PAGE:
Bargain Basement Bachelor’s – Where to Find Free College
May 10, 2013

With student loan debts averaging $27,000 for recent grads, how great would it be to graduate with a bachelor’s owing a big fat goose egg? No matter what your starting salary, it will feel like thousands more because you won’t be shelling out hundreds each month to service your educational debt! But without independently wealthy parents or a sugar daddy (or mama) how is it possible? Read on to learn more about free college!

For many of us, paying for school involved maxing out student loans and subsisting on affordable extreme diets of Ramen-only meals. But with most schools now costing $20,000-$40,000 per year, getting a gratis degree is the smarter way to go. There are schools (not a ton, but several) around the US that offer tuition free degree programs for students willing to work hard and who have an excellent academic track record. A dose of talent doesn’t hurt either. Here are five programs to consider:

#1 Berea College (Kentucky )

Berea College offers tuition free degrees in 28 fields. The school charges only room and board of less than $6,000 per year which Pell Grants and other scholarships can easily cover. In many cases, Berea will even kick in to cover these costs as well. All undergrads must live on campus and are required to work 10 hours per week on campus. You’ve got to be broke to get in and the private liberal arts school is quite competitive, only accepting 11% of applications. As a good school with a bargain price tag, it’s worth a look-see!

#2 College of the Ozarks (Missouri) 

This small Christian school occasionally admits student from outside the Ozarks, but prefers students from that area which includes regions of Arkansas, Missouri, Illinois, Oklahoma and Kansas. You’ll work 15 hours each week on campus plus another two weeks of full time hours (80 hrs total) during off weeks. Room and board runs less than $6,000 annually, but can be covered by a summer work scholarship. Hard work is the order of the day at this school, but free school is free school!

#3 Cooper Union (NYC)

This fab engineering, architecture and art school has a rigorous admissions process and only accepts about 10% of applicants. Tuition is covered by a scholarship provided by the school for those with high need and on a sliding scale for those who can afford to pay. There are $1,500 in fees and roughly $10,000 in room and board not covered, but Pell Grants and other scholarships can whittle this down to zip in out of pocket costs to you. Prior to 2013, they offered the free for all to all who were admitted, but they’ve tightened the scholarship criteria starting this year. If you’re interested in any of these programs, it’s worth a look-see!

#4 Deep Springs College (California)

This liberal arts school is male only, but the school’s Trustees are fighting in court to modify the founding trust terms so they can make their school co-ed. Fingers crossed for ladies to be admitted in 2014 to this dude ranch-based college in the desert. The school offers a free ride for the first two years of school and was dubbed “one of the most selective and innovative colleges in the world” by the New York Times. Lots of manual labor and self-discipline is at the core of their program, but every penny of cost is covered!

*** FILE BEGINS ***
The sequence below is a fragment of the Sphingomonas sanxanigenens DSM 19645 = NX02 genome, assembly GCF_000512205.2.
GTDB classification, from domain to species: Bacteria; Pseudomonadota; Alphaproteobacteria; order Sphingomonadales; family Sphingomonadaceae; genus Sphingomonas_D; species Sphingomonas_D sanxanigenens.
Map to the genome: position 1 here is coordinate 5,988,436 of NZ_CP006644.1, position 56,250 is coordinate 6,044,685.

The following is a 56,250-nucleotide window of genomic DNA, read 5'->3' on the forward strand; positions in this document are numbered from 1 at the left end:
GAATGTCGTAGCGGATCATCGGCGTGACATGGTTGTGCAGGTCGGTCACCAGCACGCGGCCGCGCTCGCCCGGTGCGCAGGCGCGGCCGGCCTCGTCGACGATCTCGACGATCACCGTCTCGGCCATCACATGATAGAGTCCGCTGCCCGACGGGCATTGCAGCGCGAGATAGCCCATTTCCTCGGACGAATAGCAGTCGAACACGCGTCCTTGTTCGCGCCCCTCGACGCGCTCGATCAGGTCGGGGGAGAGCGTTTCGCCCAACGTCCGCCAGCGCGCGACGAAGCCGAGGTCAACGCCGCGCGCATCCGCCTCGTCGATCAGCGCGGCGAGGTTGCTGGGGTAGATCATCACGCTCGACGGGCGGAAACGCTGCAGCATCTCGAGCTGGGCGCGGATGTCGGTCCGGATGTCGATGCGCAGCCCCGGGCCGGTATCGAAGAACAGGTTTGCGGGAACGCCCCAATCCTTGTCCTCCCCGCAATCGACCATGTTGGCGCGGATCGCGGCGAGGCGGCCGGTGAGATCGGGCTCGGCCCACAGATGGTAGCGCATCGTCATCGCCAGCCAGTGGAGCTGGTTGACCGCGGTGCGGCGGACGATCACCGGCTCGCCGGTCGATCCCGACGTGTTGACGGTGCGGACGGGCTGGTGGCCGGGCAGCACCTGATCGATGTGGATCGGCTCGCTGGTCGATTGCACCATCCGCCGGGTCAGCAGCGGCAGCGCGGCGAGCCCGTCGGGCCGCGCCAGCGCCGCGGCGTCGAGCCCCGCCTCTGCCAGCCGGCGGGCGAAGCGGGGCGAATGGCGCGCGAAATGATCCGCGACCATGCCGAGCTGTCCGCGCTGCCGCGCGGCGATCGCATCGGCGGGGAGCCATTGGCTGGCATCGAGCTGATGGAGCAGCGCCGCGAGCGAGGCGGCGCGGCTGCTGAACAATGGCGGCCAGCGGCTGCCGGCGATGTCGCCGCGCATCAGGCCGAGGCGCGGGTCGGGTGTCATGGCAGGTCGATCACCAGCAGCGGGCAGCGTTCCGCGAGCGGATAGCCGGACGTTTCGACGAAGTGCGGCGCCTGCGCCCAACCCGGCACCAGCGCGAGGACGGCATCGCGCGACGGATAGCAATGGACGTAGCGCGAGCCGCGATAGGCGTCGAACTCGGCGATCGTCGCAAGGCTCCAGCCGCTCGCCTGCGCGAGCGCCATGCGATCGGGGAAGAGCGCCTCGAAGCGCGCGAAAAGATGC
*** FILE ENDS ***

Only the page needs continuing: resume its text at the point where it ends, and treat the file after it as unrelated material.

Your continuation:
#5 Military Service Academies

Speaking of free school in exchange for work – there are five service academies associated with the armed forces that will give you a top-notch no-cost education if you have good grades, high SATs and are willing to spend some time in uniform after you graduate. And with post-grad unemployment on the rise and many others working for minimum wage – a guaranteed job as an officer with great benefits is a perk to be seriously considered as a plus rather than a minus.

Degrees are offered in a wide variety of majors and you never have to worry about what to wear to class – uniforms are provided! The five service academies are: Army (West Point, NY), Navy and Marines (Annapolis, MD), Air Force (Colorado Springs, CO), Coast Guard (New London, CT) and Merchant Marines (Kings Point, NY).

If you combine research, willingness to work while in school with a determination to get a degree not at any cost but at no cost, you can likely find a debt free (or very affordable) degree! Ivy League schools also kick in a good bit of funding for high-performing, high-need students, but you have to be careful. Often, when private schools say they offer 100% financial aid, they require you to max out your federal student loans as a condition – and that’s what you’re trying to avoid!

If you are in school now and have started borrowing or are an alumnus juggling student loans and wishing you had a low -cost education, here’s something free you can enjoy:’s student loan management and optimization tool is totally free and can help you get a better grip on your loans!

Also enjoy these other recent blogs on college costs, affordability and student loans:

 4 Ways to Get Your Bachelor’s on the Cheap

Get a College Reality Check – Chronicle of Higher Ed Launches Insightful New Tool

Stop Student Loan Problems Before They Start – Financial Education Is Key

Pay As You Go – A More Affordable Student Loan Model

Could a $10k BA Fix Our Broken Student Loan System?